Not so deep into Bentley’s website, just a few clicks through virtual pages where glossy people drive opulent cars in gilded vistas, there is a description of the new Mulsanne Speed.
“This,” Bentley says, “is a car for independent thinkers. For those with the unquenchable desire to take the wheel and change the world, there is no more accomplished combination of performance, luxury and style.”
Independent thinkers, eh? Changing the world, in fact? Oh, really? Pan that mental film reel in your head to the innocuous-looking white car here.
The Tesla Model S is the vehicular equivalent of man’s footprint on the moon: a luxury saloon that makes electric propulsion desirable and feasible to a huge audience, thanks to a claimed range of 305 miles, a reasonable price and all the smug feel-good factor (if not more) that you get with conventional diesel alternatives from BMW, Audi et al.
Not only that but, in the devastatingly rapid 682bhp four-wheel-drive P85D model we have here, it’s also got the sort of performance that – even today – seems remarkable.
Aggressively priced supermini steps up interior game, but lacks performance...
So let’s get something straight. These two cars count as luxury performance saloons in the same way that Hampton Court Palace and The Shard are both buildings of architectural interest.
The Bentley Mulsanne Speed is a prime piece of gentrified chic that wears its appeal brazenly in the badge on its lofty bonnet, through the splendid mutter from its updated 6.75-litre, 530bhp twin-turbo V8 and via the silkiness of its hide and the general presence it exudes like a forcefield.
At £252,000 (not including the breathtaking £55,400 worth of options fitted to our car), its ‘proper’ competition includes a Rolls-Royce Phantom, or use of a private helicopter – and that’s about it.
Perhaps most crucially with this top-end version of Bentley’s grandest model, there’s also the question of whether it can live up to its billing as a Mulsanne that you want drive rather than sit in the back of in order to be driven.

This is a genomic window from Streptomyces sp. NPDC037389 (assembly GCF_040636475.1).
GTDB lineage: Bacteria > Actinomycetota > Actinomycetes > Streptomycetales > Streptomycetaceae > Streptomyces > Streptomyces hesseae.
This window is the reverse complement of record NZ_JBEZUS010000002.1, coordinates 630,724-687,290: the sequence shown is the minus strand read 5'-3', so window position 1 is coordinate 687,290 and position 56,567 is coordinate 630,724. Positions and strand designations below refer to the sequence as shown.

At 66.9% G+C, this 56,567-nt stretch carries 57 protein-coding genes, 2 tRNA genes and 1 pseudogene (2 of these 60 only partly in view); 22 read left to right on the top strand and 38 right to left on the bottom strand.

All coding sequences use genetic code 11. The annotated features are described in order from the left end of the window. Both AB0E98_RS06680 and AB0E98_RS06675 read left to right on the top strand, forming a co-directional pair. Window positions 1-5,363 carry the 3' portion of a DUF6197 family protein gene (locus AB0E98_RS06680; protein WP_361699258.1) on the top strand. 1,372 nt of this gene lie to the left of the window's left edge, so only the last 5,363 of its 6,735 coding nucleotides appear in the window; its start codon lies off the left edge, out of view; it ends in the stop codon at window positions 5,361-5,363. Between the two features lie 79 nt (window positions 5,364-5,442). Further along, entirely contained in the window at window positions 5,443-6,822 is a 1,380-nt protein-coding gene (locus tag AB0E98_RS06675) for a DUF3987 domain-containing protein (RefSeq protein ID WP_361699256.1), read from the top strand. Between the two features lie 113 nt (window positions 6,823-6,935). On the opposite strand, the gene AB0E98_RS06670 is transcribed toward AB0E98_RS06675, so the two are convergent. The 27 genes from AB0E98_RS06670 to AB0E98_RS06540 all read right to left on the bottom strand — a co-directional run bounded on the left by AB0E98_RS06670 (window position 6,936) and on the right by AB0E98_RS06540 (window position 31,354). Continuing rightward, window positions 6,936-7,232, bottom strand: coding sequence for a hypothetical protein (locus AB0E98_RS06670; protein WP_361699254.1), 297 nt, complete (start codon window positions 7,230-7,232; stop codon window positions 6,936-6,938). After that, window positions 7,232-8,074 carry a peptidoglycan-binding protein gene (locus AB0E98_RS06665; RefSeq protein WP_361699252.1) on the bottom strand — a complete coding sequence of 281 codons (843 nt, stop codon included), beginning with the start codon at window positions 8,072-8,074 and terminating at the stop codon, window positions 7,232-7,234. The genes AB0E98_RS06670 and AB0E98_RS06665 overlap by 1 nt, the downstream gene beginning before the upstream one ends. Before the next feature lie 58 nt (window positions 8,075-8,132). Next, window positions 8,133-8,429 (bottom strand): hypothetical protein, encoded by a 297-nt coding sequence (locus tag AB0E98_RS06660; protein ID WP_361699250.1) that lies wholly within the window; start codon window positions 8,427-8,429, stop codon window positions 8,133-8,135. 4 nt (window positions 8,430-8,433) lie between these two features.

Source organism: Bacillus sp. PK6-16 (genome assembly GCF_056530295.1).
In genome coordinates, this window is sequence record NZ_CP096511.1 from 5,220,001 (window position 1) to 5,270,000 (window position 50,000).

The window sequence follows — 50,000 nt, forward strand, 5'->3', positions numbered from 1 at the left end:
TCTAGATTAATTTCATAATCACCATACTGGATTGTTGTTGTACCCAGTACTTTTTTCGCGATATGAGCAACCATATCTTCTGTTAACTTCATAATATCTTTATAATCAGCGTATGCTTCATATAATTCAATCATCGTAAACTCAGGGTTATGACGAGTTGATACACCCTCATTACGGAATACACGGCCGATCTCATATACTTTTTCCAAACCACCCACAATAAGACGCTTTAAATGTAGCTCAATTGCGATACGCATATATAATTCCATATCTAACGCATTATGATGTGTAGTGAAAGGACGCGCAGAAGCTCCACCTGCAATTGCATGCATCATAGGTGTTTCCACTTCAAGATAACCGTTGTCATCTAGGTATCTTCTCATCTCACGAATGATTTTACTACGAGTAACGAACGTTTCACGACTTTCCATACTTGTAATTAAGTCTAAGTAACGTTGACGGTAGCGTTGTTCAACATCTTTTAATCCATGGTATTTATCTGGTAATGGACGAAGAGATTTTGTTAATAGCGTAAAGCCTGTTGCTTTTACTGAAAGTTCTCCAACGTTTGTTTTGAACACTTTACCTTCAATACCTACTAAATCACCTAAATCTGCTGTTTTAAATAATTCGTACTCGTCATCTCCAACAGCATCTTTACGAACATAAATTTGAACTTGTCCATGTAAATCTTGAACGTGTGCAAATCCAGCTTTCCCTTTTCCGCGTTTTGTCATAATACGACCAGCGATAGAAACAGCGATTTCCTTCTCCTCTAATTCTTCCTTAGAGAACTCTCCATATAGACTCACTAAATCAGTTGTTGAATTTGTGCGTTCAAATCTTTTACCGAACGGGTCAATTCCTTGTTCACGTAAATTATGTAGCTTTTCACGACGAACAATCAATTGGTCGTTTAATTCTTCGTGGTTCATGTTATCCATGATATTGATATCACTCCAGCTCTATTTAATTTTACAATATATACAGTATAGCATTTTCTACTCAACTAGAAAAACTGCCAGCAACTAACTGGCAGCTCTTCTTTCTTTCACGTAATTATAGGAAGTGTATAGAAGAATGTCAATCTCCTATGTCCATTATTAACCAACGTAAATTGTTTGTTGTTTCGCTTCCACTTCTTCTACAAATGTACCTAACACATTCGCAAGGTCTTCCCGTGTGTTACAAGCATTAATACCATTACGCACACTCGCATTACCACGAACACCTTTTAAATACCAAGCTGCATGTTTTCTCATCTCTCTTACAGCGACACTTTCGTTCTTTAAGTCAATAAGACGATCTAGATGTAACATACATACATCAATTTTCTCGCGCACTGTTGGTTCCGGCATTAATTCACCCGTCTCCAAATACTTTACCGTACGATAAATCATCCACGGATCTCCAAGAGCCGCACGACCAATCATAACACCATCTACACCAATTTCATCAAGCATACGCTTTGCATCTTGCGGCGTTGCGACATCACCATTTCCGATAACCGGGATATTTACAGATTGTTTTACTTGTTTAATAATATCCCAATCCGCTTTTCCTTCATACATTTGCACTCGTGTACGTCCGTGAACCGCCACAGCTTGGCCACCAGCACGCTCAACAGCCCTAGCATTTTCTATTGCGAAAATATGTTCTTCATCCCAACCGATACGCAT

Even so, the Tesla poses an interesting if abstract contrast. Can a £79,900 car (after the government’s £5000 plug-in car grant) really show up the opulent Mulsanne Speed? Does it really feel £177,100 cheaper? It’s certainly not slower. In fact, the Tesla makes the Bentley’s ‘Speed’ moniker seem somewhat ironic, given that the Mulsanne reaches 62mph in 4.9sec, while the Tesla will do it in a supercar-worrying 3.1sec.
I start the day off in the Tesla, drifting down familiar roads in the New Forest in eerie silence, pondering what the shortfalls of this car really are. Turns out that we’ll stumble on the most obvious later in the day, but in this sunny moment I feel like I’m probably just as happy with my mode of transport as are those sickeningly smug people paraded on Bentley’s website.
Sure, the Model S’s interior is a bit drab in places. Most notably, the old Mercedes-Benz stalks and the finish on the steering wheel aren’t quite what you’d want of an £80k car, while the electrically powered driver’s seat should drop a bit lower. But who really cares when you’ve got a car with all the futuristic appeal of R2-D2 riding a hoverboard? You don’t even have to press a Start button; just pull the automatically extending door handles, step in and go.
Trust me, there’s a weirdly thrilling satisfaction to that – like you’re much too important to have time for crankshafts and oil pumps and other such archaisms.
So just when you’re brimming with joy at the ingenuity of humanity and the fact that there is clearly plenty of life after the petrol pump for us enthusiasts, you find a button marked ‘Acceleration: insane’. All thoughts of saving the planet evaporate.
I do not exaggerate: simply flooring it in a P85D has got to be one of the most extraordinary experiences in modern transport – and our car didn’t even have the just-announced ‘Ludicrous’ mode, which drops the 0-60mph time to 2.8sec.